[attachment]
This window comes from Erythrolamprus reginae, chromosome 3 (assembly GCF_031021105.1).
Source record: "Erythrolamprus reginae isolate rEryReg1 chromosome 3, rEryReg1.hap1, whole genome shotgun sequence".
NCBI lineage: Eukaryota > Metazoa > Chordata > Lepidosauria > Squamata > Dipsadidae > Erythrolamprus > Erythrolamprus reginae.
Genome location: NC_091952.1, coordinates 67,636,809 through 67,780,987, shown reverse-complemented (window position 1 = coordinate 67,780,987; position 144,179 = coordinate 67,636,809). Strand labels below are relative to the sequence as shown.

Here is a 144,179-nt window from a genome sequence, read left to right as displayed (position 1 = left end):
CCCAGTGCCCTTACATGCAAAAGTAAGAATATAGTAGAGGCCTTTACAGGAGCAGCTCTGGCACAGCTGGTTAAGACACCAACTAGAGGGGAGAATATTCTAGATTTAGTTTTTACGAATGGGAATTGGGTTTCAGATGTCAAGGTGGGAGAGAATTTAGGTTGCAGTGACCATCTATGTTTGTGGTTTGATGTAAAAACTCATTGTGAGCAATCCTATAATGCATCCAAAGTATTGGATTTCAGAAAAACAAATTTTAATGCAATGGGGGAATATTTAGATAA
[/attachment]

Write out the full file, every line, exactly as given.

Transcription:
This window comes from Erythrolamprus reginae, chromosome 3 (assembly GCF_031021105.1).
Source record: "Erythrolamprus reginae isolate rEryReg1 chromosome 3, rEryReg1.hap1, whole genome shotgun sequence".
NCBI lineage: Eukaryota > Metazoa > Chordata > Lepidosauria > Squamata > Dipsadidae > Erythrolamprus > Erythrolamprus reginae.
Genome location: NC_091952.1, coordinates 67,636,809 through 67,780,987, shown reverse-complemented (window position 1 = coordinate 67,780,987; position 144,179 = coordinate 67,636,809). Strand labels below are relative to the sequence as shown.

Here is a 144,179-nt window from a genome sequence, read left to right as displayed (position 1 = left end):
CCCAGTGCCCTTACATGCAAAAGTAAGAATATAGTAGAGGCCTTTACAGGAGCAGCTCTGGCACAGCTGGTTAAGACACCAACTAGAGGGGAGAATATTCTAGATTTAGTTTTTACGAATGGGAATTGGGTTTCAGATGTCAAGGTGGGAGAGAATTTAGGTTGCAGTGACCATCTATGTTTGTGGTTTGATGTAAAAACTCATTGTGAGCAATCCTATAATGCATCCAAAGTATTGGATTTCAGAAAAACAAATTTTAATGCAATGGGGGAATATTTAGATAA